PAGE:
Weatherford Democrat

August 30, 2013

City seeking cuts to boost streets funding

Spending reductions in areas like library, mowing not favorable to some officials


Weatherford Democrat

— By BRIAN SMITH

Much of Weatherford City Council’s budget work session Tuesday focused on how to increase the city’s street maintenance budget.

City staff is trying to increase the roads budget from last year’s $663,000 to between $1.2 million and $1.4 million in response to a report earlier this year by the company that completed a city streets survey.

The city had proposed a 1.35-cent increase in the ad valorem tax rate, which would have raised approximately $230,000, but the council rejected that at an Aug. 13 meeting.

Through cuts and other measures, the council has budgeted about $900,000 for street maintenance in the Fiscal Year 2014 budget.

Council members came up with several ways to potentially make cuts in other parts of the budget to make up the $230,000, including cutting the library $1.04 million budget by anywhere from $75,000 to $100,000, not mowing the city’s portion of Ric Williamson Memorial Highway, which would save an estimated $37,500, and not funding a planned part-time office assistant to work with all departments on a floating basis were brought up but nothing decided.

City Manager Jerry Blaisdell said the city would be in violation of its own ordinance by not mowing in the city limits Director of Management and Budget Chad Janicek said if the library budget is cut much below the present $1.04 million, the library stands to lose its accreditation, which could keep it from qualiyfing for grant monies.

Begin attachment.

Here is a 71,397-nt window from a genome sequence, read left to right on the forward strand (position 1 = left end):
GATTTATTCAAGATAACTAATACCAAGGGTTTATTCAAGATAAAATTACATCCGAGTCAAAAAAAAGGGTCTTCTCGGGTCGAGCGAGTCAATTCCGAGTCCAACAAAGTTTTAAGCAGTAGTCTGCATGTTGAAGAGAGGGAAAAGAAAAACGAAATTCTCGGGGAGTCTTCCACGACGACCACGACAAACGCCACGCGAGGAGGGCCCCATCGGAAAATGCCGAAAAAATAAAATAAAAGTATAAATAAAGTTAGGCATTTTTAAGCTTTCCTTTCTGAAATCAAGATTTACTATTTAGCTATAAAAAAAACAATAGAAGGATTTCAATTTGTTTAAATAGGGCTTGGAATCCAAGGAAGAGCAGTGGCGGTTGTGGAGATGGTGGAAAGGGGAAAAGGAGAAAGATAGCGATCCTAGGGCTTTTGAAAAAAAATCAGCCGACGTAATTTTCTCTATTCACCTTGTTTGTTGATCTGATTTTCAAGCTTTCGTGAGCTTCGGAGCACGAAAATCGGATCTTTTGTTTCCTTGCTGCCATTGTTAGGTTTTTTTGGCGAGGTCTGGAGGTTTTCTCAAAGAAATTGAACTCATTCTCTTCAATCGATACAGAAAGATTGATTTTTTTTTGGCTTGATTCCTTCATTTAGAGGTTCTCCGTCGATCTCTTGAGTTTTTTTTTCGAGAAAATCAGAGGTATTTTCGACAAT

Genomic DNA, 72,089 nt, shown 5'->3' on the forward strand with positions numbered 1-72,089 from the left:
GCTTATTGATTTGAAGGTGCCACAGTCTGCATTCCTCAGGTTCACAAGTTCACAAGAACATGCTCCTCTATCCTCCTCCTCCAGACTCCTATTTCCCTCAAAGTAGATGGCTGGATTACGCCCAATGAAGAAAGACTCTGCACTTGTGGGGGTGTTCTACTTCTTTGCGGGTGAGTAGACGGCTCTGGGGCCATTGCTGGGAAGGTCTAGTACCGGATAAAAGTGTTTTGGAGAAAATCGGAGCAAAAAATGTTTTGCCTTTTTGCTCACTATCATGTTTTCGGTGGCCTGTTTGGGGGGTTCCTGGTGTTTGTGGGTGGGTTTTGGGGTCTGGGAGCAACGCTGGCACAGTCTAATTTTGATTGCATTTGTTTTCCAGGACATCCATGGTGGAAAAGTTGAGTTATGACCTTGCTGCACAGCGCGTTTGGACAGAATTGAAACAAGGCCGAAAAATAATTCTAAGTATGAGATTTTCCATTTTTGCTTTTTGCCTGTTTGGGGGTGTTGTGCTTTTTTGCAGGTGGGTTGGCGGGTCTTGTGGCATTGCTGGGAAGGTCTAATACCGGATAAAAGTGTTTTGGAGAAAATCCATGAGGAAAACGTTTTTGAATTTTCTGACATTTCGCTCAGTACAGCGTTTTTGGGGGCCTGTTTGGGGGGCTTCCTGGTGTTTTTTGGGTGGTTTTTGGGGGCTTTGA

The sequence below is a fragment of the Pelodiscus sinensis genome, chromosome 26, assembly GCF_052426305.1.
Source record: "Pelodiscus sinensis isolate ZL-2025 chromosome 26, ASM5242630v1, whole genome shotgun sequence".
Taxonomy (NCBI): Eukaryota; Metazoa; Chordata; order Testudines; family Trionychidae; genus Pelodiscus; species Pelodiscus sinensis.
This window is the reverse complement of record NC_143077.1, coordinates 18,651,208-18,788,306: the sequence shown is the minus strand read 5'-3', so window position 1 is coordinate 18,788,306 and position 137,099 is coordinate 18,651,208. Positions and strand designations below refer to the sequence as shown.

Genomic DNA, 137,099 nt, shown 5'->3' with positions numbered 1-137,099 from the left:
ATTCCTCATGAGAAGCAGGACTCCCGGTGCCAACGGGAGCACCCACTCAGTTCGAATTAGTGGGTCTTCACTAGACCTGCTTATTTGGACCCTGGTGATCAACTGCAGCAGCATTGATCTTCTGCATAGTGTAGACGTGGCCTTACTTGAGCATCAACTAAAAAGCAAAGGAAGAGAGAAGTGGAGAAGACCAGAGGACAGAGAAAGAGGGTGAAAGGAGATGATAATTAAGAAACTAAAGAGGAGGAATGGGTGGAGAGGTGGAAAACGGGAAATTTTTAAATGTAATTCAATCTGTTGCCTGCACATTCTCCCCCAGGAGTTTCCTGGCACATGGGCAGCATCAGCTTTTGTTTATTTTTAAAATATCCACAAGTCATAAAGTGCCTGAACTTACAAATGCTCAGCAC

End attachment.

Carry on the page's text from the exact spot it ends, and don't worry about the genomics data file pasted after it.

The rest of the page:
Blaisdell said the city is trying to get back to basics.

“We need to determine what we need so we can determine what programs that we need to cut,” Blaisdell said.

“Do we cut some programs so we can have what everyone seems to want — a nice street in front of their home and nice streets to travel on?”

Council member Jeff Robinson suggested taking the $900,000 budgeted for street maintenance and simply see where the city roads are in a year.

“We went to the homeowners earlier this year for the increase in the storm utility fund,” Robinson said. “We could possibly move some money from the Heritage Park restoration just one time for street repair.”

Council gave no clear direction as to what way they wanted city staff to proceed. Public hearings on the budget and tax rate are scheduled for Sept. 10. A final reading of the budget ordinance is scheduled for Sept. 24, with the budget to take effect Oct. 1.